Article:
by Annie Gasway
In January 2000, I was 21. I was on a half-ride athletic scholarship (track and cross country) at a Division I university. I was not only Team Captain but also the number one runner. I had everything going for me (and therefore everything to lose). I knew that, so I took precautions to avoid unwanted pregnancy.
But during indoor track season I could run a mile in just above 5 minutes, which was my time for mile repeats just a few months prior. It didn’t make sense. My coach sent me to get tested for anemia, which is how I learned I wasn’t anemic, but I was pregnant. 10 weeks pregnant.
At this point in my life, I was vocally pro-choice. I had friends and rivals who had procured abortions so their athletic careers weren’t hindered by surprise pregnancies. Now it was my turn to consider my options. Instead of returning to my (then) fiancé’s apartment, I drove to a park, sat in my car, and cried. Now that I had to face abortion head on, I couldn’t continue my comfortable lie that a fetus was just a “clump of cells.” I knew there was a tiny human growing within me. Abortion would mean ending my child’s life. I knew this as an objective, undeniable, scientific fact. Another scientific fact: I could not remain competitive at the Division I level much longer. I was in the middle of a moral dilemma, and it quickly dawned on me that I may not really have much of a choice at all.
My Division I coach had full power over my future. He could pull my scholarship at any time for any reason. [Editor’s note: Title IX specifically prohibits discrimination against pregnant athletes. When we asked Annie about this factor, she explained that their required student athlete course did not mention that information, and she wasn’t aware of that protection at the time she was pregnant.] I knew most coaches pulled scholarships for any “injury” that would take an athlete out of competition for an entire season. Even though the athlete could “redshirt” (sit out) and get the season back later, coaches usually had walk-ons who were talented enough to score points now. Coaches could free up money to give to a “healthy” athlete. As I weighed my options I realized that my rivals who had abortions may not have wanted them. I knew I couldn’t finish my degree without my scholarship. I figured without a degree I didn’t have much of a future. If my friends and rivals’ situations were like mine, and if their coaches threatened to take their scholarships if they chose to stay pregnant, they didn’t have the luxury of choice—the choice was made for them by men with power over their lives. This thought terrified me.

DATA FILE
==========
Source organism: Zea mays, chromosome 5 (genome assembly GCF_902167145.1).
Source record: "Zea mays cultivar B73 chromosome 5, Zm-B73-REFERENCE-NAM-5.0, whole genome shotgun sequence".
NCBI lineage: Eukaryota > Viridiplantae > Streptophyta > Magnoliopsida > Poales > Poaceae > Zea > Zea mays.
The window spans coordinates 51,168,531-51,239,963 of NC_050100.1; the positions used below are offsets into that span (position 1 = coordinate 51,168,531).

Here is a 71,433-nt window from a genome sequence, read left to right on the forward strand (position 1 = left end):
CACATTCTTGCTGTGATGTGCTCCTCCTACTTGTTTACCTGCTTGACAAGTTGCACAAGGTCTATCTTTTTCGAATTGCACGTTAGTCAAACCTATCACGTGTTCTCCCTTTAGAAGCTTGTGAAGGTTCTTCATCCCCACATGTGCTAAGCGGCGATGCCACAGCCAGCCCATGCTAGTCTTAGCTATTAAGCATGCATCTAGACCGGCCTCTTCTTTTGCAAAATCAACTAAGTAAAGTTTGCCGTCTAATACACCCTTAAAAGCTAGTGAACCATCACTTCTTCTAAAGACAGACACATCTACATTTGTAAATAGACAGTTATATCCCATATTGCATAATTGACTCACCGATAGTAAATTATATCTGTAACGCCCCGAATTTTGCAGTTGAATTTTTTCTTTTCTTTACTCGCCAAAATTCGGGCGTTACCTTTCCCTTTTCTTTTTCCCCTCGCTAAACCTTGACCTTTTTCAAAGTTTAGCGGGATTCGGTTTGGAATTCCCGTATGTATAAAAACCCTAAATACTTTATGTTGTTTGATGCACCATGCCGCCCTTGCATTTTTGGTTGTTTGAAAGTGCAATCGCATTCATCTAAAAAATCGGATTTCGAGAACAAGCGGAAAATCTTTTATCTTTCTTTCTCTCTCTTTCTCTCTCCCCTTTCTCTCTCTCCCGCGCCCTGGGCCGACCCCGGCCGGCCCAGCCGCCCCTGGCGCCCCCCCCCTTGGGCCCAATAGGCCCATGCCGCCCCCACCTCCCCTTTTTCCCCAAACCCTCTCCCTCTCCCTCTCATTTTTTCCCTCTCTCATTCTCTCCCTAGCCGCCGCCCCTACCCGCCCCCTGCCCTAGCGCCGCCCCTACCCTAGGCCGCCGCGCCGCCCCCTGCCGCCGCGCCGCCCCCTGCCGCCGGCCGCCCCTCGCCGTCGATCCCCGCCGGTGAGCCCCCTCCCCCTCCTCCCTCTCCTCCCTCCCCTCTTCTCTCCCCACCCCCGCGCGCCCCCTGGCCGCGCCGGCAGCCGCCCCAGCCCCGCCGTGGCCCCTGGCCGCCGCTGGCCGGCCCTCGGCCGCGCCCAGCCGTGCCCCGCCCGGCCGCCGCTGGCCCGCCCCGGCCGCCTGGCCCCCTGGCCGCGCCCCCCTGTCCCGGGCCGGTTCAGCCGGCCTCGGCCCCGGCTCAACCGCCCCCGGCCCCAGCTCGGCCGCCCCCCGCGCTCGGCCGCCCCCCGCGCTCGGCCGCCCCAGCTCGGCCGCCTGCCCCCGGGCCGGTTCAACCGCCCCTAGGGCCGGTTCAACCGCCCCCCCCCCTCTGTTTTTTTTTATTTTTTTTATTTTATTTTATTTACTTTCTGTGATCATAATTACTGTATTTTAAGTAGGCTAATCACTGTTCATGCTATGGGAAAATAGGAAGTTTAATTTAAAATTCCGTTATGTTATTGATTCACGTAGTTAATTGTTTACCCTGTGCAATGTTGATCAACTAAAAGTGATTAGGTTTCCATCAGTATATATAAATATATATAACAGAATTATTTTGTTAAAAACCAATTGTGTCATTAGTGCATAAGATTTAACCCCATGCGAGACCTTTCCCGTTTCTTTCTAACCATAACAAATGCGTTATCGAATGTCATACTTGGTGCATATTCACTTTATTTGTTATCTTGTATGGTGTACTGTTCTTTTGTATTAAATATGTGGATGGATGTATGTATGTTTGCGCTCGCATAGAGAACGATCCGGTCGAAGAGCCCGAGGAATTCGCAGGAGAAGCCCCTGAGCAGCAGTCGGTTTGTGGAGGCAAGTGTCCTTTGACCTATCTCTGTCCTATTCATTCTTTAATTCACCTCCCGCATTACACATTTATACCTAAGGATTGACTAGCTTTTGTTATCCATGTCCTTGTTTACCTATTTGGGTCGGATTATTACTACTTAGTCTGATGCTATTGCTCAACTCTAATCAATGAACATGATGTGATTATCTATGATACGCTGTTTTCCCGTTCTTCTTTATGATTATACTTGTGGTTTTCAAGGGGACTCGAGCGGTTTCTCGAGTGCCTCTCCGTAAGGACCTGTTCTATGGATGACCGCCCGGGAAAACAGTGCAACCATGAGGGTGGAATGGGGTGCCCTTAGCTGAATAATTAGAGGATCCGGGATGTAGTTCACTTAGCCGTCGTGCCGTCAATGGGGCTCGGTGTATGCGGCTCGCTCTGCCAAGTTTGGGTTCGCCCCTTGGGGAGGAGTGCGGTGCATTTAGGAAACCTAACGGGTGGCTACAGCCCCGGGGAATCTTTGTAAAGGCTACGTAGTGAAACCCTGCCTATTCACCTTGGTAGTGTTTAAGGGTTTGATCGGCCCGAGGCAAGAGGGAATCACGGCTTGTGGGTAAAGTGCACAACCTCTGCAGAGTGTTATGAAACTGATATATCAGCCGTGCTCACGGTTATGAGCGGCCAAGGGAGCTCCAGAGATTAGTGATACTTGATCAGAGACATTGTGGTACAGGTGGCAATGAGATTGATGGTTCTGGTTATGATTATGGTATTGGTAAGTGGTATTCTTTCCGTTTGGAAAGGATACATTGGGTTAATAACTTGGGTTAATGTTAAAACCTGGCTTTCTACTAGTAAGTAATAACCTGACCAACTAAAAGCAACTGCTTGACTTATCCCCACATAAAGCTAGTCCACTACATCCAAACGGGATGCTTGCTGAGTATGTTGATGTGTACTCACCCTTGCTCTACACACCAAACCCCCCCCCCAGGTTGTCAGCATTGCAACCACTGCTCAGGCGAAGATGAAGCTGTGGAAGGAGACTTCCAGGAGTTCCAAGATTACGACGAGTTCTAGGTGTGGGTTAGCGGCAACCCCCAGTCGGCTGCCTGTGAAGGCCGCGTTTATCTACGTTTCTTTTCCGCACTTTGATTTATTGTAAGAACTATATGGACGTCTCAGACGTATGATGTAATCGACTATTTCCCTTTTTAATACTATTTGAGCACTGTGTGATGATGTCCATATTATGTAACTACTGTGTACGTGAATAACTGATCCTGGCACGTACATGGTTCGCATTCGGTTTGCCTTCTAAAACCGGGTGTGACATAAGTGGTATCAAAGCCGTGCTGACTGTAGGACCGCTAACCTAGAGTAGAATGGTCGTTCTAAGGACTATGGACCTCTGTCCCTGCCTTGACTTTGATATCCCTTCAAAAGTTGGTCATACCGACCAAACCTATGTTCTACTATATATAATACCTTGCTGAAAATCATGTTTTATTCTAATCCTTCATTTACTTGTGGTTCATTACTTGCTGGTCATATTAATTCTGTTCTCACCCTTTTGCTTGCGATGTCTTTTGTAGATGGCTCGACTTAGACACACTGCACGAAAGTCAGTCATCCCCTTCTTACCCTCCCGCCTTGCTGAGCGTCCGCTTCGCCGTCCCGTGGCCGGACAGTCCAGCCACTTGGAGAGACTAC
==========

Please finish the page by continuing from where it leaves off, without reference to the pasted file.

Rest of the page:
I went back to my fiancé’s apartment and told him. He was also on an athletic scholarship for track. I begged him to go with me to tell our coach; even he was terrified to reveal our pregnancy, but I had to find out if I could keep my baby and my scholarship. I wasn’t going to kill another human on an assumption that I might lose a scholarship.
Turns out I was lucky. My coach didn’t give me an ultimatum; I redshirted my outdoor season, came back the following year, and provisionally qualified for NCAA Nationals in steeplechase [3.000 meter race], my very first race back. I got to keep my scholarship, earn my degree, and have my baby.
This experience made me pro-life. I realized that abortion is weaponized against women. Those in authority—those with the purse strings—can treat pregnancy as an illness and abortion as its cure. I realized women with wanted pregnancies may be manipulated into ending them, and as long as abortion is available “on demand” it will be used to control and manipulate women.
This problem trickles into accommodating difficult pregnancies as well. During my second pregnancy I required strict bedrest. I was teaching full-time, and when I asked my principal for paid leave, he said, “We consider what you are asking for to be ‘maternity leave,’ which we deem a personal choice, and so we do not compensate for it. Now, if you had cancer or something and required extended leave you could take it from the leave pool.” He knew I had just been released from the hospital with a prescription for strict bedrest, but since staying pregnant was my “personal choice” my employer saw no obligation to support me. At that point I was the primary breadwinner for our family because my husband was finishing his degree. We ended up going deeply into debt to pay our bills so we could have our second child. “My body my choice” isn’t true. Even if there is a choice, it is often not made by the woman.
There is a manufactured choice between poverty and motherhood, and abortion on demand makes it so, enabling society to treat pregnancy as a chosen “disease.” Women often aren’t making the choice they want to make. They are making a “Sophie’s choice” based on circumstance forced on them by those who have power over their destiny. It’s pretty easy to put a woman in that position when the people pushing it aren’t the ones who pay the price for it (and in fact will benefit from it). If women lack support for their pregnancies, the solution should be to create that support, not push them to end their pregnancies. I am pro-life because I am pro-woman.
Originally published on Secular Pro Life on April 21, 2020